A simple and prudent approach to current monetary policy is to move the policy settings closer to normal levels now that the goals of policy have been attained, St. Louis Fed President James Bullard said during the Cato Institute's 33rd Annual Monetary Conference in Washington, D.C. However, with the topic of the conference being "Rethinking Monetary Policy," he also discussed the consequences of a situation in which the zero interest rate policy remains a persistent feature of the economy.
New economy - new policy rules?
The U.S. economy appears to have experienced a pronounced shift toward higher productivity over the last five years or so. We wish to understand the implications of such shifts for the structure of optimal monetary policy rules in simple dynamic economies. Accordingly, we begin with a standard economy in which a version of the Taylor rule constitutes the optimal monetary policy for a given inflation target and a given level of productivity. We augment this model with regime switching in productivity, and calculate the optimal monetary policy rule in the altered environment. We find that in ...
Time Consistency and Fed Policy : a presentation at New York Association for Business Economics, New York, N.Y., March 24, 2016
St. Louis Fed President James Bullard discussed whether the FOMC's decision earlier this month to leave the policy rate unchanged was an example of time-inconsistent policymaking, given that the state of the U.S. economy then was arguably consistent with the FOMC's Summary of Economic Projections (SEP) from December, which could have led some to believe an increase was warranted. During a presentation to the New York Association for Business Economics, he said that some key changes to the SEP in March were enough to justify a somewhat different policy stance than would otherwise have been ...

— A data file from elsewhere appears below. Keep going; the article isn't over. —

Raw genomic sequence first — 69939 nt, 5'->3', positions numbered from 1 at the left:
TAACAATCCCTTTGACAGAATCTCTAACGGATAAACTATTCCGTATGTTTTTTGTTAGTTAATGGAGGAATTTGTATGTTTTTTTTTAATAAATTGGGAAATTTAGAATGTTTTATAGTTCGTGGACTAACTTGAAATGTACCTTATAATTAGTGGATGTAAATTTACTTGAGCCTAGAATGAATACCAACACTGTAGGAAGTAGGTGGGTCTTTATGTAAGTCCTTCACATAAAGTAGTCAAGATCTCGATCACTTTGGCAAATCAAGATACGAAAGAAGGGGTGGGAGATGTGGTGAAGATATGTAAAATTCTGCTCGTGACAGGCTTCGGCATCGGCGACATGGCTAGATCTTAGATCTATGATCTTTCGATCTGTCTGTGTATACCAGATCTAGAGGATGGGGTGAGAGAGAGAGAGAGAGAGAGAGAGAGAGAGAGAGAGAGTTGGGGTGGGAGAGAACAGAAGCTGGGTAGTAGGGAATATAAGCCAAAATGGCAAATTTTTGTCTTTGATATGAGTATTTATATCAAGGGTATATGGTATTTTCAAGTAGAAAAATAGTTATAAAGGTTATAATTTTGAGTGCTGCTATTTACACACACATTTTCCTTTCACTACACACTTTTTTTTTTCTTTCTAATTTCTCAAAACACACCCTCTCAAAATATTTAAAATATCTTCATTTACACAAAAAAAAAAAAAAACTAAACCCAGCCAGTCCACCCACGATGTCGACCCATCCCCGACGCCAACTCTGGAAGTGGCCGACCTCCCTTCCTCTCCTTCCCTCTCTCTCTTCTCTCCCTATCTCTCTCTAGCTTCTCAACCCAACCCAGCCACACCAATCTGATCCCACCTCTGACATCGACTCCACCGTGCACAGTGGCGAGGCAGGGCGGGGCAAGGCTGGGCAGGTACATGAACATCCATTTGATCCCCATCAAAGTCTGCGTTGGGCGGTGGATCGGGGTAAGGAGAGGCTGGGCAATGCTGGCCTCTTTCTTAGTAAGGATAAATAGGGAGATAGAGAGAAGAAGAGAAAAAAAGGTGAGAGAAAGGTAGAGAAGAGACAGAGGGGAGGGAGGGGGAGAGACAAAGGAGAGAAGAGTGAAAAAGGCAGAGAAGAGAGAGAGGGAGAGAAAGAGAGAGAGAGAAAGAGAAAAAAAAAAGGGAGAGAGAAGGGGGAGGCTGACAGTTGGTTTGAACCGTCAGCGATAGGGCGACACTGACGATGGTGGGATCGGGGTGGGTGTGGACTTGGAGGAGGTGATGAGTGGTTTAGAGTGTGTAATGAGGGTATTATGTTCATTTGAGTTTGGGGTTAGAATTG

Will regulatory reform prevent future crises?
Delivered at the CFA Virginia Society, Richmond, Virginia.
Assessing the Risk of Yield Curve Inversion : a presentation at Regional Economic Briefing, Little Rock, Ark. December 1, 2017.
In Little Rock, Ark., St. Louis Fed President James Bullard talked about the possibility that the yield curve would invert, whereby short-term interest rates would surpass long-term interest rates, and how such an inversion could be avoided. In the past, an inverted yield curve has helped predict recessions.
The U.S. economic situation and recent monetary policy developments
Presented at the National Economists Club, Washington D.C. December 2, 2010.
Hawks, doves, bubbles, and inflation targets
April 16, 2012. "Hawks, Doves, Bubbles, and Inflation Targets" Presented at the George S. Eccles Distinguished Lecture, Jon M. Huntsman School of Business, Utah State University.
The Fed is not \\"missing on the dual mandate\\"
Inflation targeting in the USA
February 6, 2012. Speech. "Inflation Targeting in the USA." Delivered at the Union League Club of Chicago, Breakfast@65West, Chicago, Ill.